Rwanda... Darfur... Congo... Zimbabwe... South Africa... the city where I live... my neighbourhood...
Insanity prevails. Violence ravages. Respect is a little heard of thing. Life may be taken for one pound or less. I'm sick of pretending. Hoping, wishing that everything will be okay, is okay. It's not. It's broken. Maybe we can blame colonialism. But ultimately, whatever our pasts, it's up to us in the here and now to put things right. And we're not. There are those who are intent on consistently preying upon others. Those who like the terror that threat and violence brings.
Tell me... Have you ever had to think about how to kill someone? Really? Have you ever wondered whether you'd even be able to do it? Probably not. It's not what nice, normal people living in relatively sane societies have to do, is it? Tonight I've had to think about how to kill someone. It makes me feel as though I am tormented by a thousand devils. Makes me hysterical. Only I can't afford to be hysterical. I have to be sane enough, rational enough to protect myself, save my life - and that may mean taking the life of another. Welcome to my Africa.
Six hours ago I was driving home. Minding my own business when I noticed a delivery van had driven up behind me and was edging closer and closer. I took a good look in my rear view mirror. Two guys. Watching me. Okay, I thought, they don't look too friendly. But they probably just want to get past me. I couldn't change lanes - the other lane was backing up with slower traffic. So I accelerated a little. They acclerated. I put my foot down and took off. I've learned to trust my intuition and it was screaming at me. "You're being followed." No. I don't want to be followed. I'm being paranoid. "No, you're not." I know that voice. I made the mistake of not listening to it once before. I zipped in between two trucks in the slow lane, nearing my offramp. The van pulled into the same lane. I pulled onto the offramp. They pulled onto the offramp. I headed right to turn into the arterial road. They headed right. Came up right behind me. Watching. It was the watching you see. It was intense, predatory. Blank masks of faces. Staring. Eyes boring through me. Why me? What had I done? Had I somehow offended them? What did they want? My pulse started to race. You're being paranoid, I told myself again. "No, you're not. They're following you." But why, why would they follow me?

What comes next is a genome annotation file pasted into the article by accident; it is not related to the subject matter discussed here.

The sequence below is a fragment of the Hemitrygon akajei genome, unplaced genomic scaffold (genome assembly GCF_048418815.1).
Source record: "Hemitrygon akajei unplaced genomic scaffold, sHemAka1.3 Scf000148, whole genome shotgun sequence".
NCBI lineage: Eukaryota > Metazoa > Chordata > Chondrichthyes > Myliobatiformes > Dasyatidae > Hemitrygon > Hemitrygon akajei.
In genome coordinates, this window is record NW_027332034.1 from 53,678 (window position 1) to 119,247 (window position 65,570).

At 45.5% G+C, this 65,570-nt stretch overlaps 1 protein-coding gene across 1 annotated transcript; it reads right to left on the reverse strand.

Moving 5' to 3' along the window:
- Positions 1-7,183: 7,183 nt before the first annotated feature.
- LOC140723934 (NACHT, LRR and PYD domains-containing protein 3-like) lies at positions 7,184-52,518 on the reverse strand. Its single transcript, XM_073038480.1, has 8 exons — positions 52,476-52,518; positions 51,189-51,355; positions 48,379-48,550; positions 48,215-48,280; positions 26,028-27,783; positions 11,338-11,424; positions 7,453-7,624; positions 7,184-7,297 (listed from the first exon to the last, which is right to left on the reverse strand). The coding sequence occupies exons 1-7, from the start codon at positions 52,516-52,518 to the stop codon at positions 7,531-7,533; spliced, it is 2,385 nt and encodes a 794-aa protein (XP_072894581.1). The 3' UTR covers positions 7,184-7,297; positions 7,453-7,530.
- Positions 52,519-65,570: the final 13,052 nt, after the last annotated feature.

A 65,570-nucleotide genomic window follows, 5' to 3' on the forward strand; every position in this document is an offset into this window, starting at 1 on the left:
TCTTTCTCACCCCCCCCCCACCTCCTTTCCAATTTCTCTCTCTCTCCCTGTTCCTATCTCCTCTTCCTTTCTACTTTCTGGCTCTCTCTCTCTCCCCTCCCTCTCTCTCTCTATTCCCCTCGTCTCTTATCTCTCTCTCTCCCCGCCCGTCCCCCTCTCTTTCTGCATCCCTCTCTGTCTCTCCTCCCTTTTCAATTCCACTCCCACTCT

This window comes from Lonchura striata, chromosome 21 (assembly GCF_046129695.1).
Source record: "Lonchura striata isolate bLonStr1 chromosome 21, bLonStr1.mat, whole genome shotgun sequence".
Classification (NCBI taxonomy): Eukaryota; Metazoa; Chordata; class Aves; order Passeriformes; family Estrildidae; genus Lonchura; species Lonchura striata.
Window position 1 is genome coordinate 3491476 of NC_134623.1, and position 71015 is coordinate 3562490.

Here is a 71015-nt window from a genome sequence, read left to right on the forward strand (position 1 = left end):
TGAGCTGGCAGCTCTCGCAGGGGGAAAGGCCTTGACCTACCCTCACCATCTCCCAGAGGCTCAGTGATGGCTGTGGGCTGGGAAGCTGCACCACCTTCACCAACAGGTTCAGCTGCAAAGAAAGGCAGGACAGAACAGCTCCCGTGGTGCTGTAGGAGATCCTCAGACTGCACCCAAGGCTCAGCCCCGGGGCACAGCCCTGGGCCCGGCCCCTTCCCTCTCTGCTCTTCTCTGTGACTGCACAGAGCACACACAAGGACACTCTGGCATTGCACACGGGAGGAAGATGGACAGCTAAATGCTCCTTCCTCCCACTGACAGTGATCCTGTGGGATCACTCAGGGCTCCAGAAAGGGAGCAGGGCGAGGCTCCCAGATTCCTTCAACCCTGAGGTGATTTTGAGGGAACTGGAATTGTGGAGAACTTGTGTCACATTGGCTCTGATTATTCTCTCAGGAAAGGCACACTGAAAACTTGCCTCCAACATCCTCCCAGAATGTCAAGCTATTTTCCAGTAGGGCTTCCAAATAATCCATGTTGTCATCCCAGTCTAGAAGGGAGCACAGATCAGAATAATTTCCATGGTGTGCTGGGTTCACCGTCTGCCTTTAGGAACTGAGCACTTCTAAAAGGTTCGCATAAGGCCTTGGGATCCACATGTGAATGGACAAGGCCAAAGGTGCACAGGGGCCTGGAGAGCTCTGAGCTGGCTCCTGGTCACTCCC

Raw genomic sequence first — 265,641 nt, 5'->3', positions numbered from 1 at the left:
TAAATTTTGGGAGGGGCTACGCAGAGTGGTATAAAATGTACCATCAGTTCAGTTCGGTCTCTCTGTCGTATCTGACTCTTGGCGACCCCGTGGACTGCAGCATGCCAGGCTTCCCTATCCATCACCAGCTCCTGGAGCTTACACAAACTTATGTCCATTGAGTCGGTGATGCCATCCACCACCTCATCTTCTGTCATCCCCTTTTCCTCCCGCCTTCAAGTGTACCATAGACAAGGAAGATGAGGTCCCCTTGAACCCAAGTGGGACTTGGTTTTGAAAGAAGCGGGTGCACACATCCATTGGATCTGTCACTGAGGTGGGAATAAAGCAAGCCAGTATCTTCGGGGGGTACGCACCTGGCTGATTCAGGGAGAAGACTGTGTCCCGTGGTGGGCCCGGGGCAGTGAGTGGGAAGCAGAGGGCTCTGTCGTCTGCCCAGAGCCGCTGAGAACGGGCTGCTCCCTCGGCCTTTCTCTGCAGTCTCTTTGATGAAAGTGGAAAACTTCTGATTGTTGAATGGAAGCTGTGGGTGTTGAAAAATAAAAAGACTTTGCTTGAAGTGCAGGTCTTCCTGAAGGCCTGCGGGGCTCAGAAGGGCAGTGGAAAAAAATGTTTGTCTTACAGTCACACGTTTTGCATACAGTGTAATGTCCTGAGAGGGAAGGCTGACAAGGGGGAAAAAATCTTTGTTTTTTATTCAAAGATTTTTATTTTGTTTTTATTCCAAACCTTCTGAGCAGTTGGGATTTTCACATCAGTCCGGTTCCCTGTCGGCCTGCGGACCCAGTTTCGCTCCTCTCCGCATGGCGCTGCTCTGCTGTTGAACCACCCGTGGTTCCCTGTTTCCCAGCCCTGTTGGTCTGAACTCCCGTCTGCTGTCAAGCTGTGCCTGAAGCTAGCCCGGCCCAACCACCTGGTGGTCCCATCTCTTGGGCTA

I took a small gap between two oncoming cars and shot across the intersection and bolted up the road. They couldn't make the gap. They had to wait. Then there they were, 500 meters behind me. Two cars between them and me. They veered across the road, back, across into the pedestrian lane. Watching. Keeping an eye on me, making sure they didn't lose me. I didn't dare pull off into my road. Keep going. Drive somewhere public. You'll know then if they're following you. I got caught in traffic at the traffic circle. They moved closer. I sped away. They followed - the quarry well in sight. At the next traffic circle I turned left, pulled into the parking lot of the small local shopping centre. I ducked into an empty parking bay. Watched. There they were. They'd turned into the parking lot too. They were looking. They spotted me. Drove over... slowly - edging closer, stalking the prey. Watching. They drove up behind me, inching forward, paused behind my car, peered into my vehicle - at me, edged on again, creeping forward. The beast waits to pounce. I locked my doors, sat, waited... I couldn't see them, the huge SUV next to me blocked any view. But I knew they were there. I could sense them, feel them... Rank scent on the breeze. The van appeared behind me. Stopped. Waited. I waited, my heart beating in my ears. What did they want? Why me? What was going to happen next? A guy appeared at my window. Round face, wraparound shades. Thickset, stocky.
"I want to talk to you."
"What to you want?" I sounded aggressive, take no shit, take no prisoners. Don't fuck with me.
"I want to buy your car."
"It's not for sale."
He watched me, smiled - a narrow soulless gash across his face. He nodded. Was it knowingly? He moved away. Got back into the van. I couldn't have left if I'd tried. He was blocking my exit. I waited. He edged forward. Nothing for it. I got out of the car. Walked to the supermarket. Lurked behind the flower stand. Watched. They drove level with the supermarket. Stopped. Waited. Watched me. Looked back, watched my car. One took out a mobile phone. The other scribbled something on a piece of paper.
I need to get their registration! The thought flashed into my mind. Determined, I stalked towards them. They saw me coming - took off. Swept out of the parking lot. Gone.
But see, here's the thing. Here you trust no one. Everyone knows a man who knows a man. They might have my registration. They might be able to get my home address. They might come back. I don't know.
I drove home the long way round. I didn't know where they might be waiting, if they might be waiting.
Tears trickled down my cheeks. I was too afraid to be angry. I felt so disempowered. So threatened. I'm tired of the stress. Sick of the fear. This is no way to live. This is rank insanity. This is how we all live. For some it is so much worse. Traumatic stress disorder is a part of our lives. Welcome to my Africa.
This is not my home. This is some strange and violent war zone where terror lurks around every corner, in broad daylight, at night. I am not African.
The burglar alarm is armed. The doors are locked, the security doors bolted, the windows shut, the burglar bars in tact. My can of mace stands ready. My pepperball gun is armed. I know I have to aim at the base of the nose. This will blast the nasal membranes which will shatter and drive up into the brain... Welcome to my Africa.
It is time to say goodbye.
(Image used in this post... courtesy of the internet.)